Academic journal article Military Review

International Security Assistance Force Joint Command 2014: The Year of Change

Academic journal article Military Review

International Security Assistance Force Joint Command 2014: The Year of Change

Article excerpt

Transitions typically are not discrete events. Rather, they consist of overlapping groups of actions that, over time, interact to create a potent mix of challenges. Transitions can take on numerous forms--sometimes they are relatively simple. For example, during World Wars I and II, units rotated regularly, with fresh troops executing reliefs-in-place with their beleaguered front-line counterparts. At other times, the changes can be more nuanced and complex. For instance, after the initial invasion of Iraq in 2003, many Army units struggled to make the mental and physical shifts from major combat operations to counterinsurgency.

This article discusses how the International Security Assistance Force (ISAF) Joint Command managed transitions at the operational level during the shift from Operation Enduring Freedom to the NATO-led Resolute Support mission in 2014. The experience offers seven lessons learned:

* Plan early and often.

* Build flexibility into plans.

* Be as transparent as possible.

* Integrate transitions across lines of operation, and synchronize them with operations in support of campaign objectives.

* Ensure key leaders play an active role managing both imposed and conditions-based transitions.

* Adjust staff processes to account for increased requirements during the transition process.

* Design organizations and processes with consideration for their short- and long-term consequences.

Although the focus of this discussion is on counterinsurgency, these lessons can be applied to future contingencies across the range of military operations.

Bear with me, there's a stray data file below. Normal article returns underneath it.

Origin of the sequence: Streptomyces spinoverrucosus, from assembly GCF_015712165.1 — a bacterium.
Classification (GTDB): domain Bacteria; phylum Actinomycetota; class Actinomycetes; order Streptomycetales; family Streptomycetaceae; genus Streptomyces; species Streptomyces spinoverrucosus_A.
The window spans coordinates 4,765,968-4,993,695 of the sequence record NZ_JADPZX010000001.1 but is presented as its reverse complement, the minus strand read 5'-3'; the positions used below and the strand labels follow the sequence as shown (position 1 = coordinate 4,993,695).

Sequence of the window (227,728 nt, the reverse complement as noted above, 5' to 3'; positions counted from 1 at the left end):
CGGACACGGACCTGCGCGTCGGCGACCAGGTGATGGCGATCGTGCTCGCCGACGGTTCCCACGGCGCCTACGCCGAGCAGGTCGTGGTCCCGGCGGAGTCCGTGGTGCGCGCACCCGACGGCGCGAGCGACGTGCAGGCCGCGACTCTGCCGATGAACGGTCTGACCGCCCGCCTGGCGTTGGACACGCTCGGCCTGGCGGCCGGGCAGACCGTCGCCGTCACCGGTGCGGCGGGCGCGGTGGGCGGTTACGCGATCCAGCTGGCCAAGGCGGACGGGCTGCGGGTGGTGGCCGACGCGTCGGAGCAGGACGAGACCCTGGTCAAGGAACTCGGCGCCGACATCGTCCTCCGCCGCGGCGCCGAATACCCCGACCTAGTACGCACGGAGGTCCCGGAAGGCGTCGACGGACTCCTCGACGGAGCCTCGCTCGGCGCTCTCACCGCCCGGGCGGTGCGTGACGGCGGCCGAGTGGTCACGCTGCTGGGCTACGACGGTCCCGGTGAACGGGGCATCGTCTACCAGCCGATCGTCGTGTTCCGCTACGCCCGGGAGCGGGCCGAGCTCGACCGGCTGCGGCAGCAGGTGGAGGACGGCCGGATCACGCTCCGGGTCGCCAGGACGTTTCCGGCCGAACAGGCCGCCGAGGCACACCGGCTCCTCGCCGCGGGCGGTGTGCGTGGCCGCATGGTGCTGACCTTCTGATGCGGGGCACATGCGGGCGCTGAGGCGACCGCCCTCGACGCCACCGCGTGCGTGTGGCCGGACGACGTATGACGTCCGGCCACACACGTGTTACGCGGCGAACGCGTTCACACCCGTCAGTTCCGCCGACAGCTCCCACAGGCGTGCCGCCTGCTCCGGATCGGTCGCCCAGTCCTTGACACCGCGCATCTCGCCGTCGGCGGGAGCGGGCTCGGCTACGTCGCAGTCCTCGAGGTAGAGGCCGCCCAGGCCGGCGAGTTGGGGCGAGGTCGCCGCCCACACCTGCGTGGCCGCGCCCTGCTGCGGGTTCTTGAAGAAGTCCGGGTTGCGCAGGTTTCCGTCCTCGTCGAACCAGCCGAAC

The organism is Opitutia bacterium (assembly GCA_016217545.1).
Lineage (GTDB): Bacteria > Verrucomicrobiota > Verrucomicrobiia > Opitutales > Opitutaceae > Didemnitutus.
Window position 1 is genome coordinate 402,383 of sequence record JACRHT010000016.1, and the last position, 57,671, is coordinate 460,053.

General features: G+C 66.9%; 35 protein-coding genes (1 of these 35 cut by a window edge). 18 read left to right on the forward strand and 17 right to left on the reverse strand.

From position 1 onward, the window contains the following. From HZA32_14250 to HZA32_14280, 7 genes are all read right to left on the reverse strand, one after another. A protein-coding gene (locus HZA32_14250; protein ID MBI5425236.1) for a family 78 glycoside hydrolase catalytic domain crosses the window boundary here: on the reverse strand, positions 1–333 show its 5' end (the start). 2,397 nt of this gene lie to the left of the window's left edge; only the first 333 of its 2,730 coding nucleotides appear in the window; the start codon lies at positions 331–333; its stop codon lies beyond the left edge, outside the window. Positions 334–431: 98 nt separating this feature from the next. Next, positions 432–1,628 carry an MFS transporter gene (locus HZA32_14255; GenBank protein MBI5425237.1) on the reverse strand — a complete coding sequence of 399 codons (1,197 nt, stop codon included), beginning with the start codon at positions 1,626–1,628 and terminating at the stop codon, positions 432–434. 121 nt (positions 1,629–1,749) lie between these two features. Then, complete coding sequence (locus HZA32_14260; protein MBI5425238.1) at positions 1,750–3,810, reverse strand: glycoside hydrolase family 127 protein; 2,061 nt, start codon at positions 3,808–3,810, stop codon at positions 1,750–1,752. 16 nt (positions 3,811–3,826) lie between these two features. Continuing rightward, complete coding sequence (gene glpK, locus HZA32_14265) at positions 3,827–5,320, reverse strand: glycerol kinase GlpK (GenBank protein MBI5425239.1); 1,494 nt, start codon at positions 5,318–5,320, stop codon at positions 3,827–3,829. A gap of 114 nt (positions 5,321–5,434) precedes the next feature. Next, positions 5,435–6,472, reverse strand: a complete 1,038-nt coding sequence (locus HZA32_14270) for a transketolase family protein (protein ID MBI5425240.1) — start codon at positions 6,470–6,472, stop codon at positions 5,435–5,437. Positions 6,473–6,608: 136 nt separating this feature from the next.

Not all transitions are created equal, but transitions are a part of all military operations. The experiences of the ISAF Joint Command, together with similar experiences during drawdowns in Iraq and elsewhere, beg the question: What should military forces do, if anything, to prepare for the inevitable transitions that will occur during a campaign? Moreover, how should units plan for, manage, and execute the myriad transitions they will encounter?

To answer these questions, the U.S. Army needs to develop better doctrine and training on conducting and managing transitions. It needs to explore transitions through rigorous academic study so that forces can ensure transitions support tactical as well as operational and strategic objectives. The experiences of the ISAF Joint Command provide a starting point. These experiences and lessons can inform future leaders' efforts to oversee their own transitions so they can better anticipate challenges and capitalize on the opportunities.

Reducing Force Posture

In the final year of Operation Enduring Freedom, the ISAF Joint Command adjusted its force posture to set the conditions for the transition to Resolute Support by closing or transferring 75 bases, retrograding over 77,000 pieces of rolling and non-rolling stock, and redeploying over 90,000 personnel--including military, civilian, and contractors--from 48 troop-contributing nations.

Base closures and transfers. The ISAF Joint Command reviewed in detail the effects base closures and transfers would have on its operational reach and on the Afghan National Security Forces' (ANSF's) support structure. They balanced the ANSF's eagerness to assume control of the ISAF footprint with the concern that too many ANSF bases would render them a static force. The Command developed detailed criteria to determine which strategic bases would remain, which would be closed or transferred, and in what sequence.

In cases where property would transfer, the ISAF Joint Command worked closely with commanders on the ground and the Afghan-led Joint Base Closure Commission to develop plans and procedures for base transfers, including identifying real property and infrastructure that would go to the Afghans.

Retrograde and redeployment. In a process similar to base closure efforts, the ISAF Joint Command balanced retrograde and redeployment tasks with current operations to set conditions for Resolute Support. …

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